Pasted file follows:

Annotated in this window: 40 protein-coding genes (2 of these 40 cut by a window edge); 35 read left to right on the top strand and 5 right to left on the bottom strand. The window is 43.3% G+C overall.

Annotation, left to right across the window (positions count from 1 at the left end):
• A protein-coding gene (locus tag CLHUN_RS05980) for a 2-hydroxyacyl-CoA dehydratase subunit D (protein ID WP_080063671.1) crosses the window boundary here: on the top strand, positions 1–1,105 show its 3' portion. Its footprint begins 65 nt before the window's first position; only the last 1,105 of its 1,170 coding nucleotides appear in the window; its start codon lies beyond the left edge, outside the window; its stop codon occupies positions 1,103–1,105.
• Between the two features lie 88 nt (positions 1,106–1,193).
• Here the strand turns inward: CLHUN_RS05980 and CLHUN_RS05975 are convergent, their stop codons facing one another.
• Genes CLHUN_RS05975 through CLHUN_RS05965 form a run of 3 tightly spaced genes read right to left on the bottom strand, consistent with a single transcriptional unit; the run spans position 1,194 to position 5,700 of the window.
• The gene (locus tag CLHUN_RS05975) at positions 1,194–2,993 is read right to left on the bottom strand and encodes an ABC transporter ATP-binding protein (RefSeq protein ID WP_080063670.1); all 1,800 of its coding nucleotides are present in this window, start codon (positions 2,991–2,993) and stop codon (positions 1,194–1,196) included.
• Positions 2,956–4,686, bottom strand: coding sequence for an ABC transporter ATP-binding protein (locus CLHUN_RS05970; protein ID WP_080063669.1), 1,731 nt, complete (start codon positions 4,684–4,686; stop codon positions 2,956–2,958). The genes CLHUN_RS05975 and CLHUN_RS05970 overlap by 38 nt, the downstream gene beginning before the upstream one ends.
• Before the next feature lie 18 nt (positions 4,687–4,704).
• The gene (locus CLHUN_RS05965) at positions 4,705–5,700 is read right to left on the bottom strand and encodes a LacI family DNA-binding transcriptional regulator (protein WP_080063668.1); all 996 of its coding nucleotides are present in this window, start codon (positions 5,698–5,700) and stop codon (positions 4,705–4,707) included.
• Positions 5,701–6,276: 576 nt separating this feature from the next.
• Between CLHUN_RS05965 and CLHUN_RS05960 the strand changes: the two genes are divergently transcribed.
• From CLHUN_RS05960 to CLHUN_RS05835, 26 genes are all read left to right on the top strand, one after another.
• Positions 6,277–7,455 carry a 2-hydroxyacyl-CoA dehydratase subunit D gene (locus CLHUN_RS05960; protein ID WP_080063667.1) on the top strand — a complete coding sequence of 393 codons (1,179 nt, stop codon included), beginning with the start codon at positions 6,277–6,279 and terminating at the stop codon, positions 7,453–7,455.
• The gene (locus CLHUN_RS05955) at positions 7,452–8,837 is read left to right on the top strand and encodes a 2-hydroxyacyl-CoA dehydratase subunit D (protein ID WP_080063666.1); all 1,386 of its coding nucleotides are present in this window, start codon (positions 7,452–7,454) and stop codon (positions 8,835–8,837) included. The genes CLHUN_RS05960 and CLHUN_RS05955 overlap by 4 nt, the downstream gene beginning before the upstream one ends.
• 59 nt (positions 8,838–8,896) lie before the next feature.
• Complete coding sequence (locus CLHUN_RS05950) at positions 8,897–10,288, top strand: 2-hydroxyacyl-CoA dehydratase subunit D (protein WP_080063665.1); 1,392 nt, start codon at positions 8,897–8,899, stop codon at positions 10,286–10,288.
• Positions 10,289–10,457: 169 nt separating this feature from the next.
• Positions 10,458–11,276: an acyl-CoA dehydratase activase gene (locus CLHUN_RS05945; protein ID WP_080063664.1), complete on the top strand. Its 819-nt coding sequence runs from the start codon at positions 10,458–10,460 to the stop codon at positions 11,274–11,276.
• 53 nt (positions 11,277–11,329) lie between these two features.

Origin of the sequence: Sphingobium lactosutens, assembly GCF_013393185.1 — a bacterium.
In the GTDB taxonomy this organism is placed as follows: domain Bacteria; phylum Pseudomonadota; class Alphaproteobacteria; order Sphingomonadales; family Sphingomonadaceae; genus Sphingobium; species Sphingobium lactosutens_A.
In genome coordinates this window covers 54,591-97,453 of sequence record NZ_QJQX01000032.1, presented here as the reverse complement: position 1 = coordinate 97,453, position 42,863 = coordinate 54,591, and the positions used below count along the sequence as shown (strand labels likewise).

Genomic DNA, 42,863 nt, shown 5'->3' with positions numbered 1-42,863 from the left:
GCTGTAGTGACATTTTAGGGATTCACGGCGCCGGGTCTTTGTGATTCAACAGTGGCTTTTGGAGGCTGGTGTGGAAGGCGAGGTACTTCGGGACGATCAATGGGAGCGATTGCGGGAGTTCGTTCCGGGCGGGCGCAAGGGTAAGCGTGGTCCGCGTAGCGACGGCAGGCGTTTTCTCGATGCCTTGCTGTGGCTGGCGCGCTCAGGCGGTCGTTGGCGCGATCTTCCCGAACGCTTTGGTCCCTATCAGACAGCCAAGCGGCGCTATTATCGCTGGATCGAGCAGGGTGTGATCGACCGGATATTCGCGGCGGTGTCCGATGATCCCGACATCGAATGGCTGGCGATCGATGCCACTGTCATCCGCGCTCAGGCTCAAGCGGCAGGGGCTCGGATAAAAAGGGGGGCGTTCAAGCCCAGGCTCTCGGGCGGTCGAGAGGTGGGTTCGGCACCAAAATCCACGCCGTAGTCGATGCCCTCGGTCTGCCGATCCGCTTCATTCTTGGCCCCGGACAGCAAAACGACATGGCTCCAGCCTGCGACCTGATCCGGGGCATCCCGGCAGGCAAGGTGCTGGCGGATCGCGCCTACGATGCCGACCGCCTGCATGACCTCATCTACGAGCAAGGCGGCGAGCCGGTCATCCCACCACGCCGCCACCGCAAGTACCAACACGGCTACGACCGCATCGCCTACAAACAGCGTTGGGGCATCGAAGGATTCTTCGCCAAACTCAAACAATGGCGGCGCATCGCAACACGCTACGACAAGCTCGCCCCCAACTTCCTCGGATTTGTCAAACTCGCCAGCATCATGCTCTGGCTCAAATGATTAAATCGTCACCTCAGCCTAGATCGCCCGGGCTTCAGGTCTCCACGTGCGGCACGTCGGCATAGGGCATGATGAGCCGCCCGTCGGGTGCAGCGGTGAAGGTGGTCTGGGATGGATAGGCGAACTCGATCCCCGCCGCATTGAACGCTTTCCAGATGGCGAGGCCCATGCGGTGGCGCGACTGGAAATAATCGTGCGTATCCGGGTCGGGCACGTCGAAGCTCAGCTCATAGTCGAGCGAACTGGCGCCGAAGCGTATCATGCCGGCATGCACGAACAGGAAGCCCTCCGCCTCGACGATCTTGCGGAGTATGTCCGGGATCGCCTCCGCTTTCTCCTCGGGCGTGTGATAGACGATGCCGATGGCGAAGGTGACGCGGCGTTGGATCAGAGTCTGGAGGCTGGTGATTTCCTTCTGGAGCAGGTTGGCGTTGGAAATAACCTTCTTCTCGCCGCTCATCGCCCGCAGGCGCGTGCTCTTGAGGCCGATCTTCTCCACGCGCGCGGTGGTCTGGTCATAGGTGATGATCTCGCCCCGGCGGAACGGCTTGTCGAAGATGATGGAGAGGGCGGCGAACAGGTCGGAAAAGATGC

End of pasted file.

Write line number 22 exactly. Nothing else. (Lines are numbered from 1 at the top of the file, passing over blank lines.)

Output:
In the GTDB taxonomy this organism is placed as follows: domain Bacteria; phylum Pseudomonadota; class Alphaproteobacteria; order Sphingomonadales; family Sphingomonadaceae; genus Sphingobium; species Sphingobium lactosutens_A.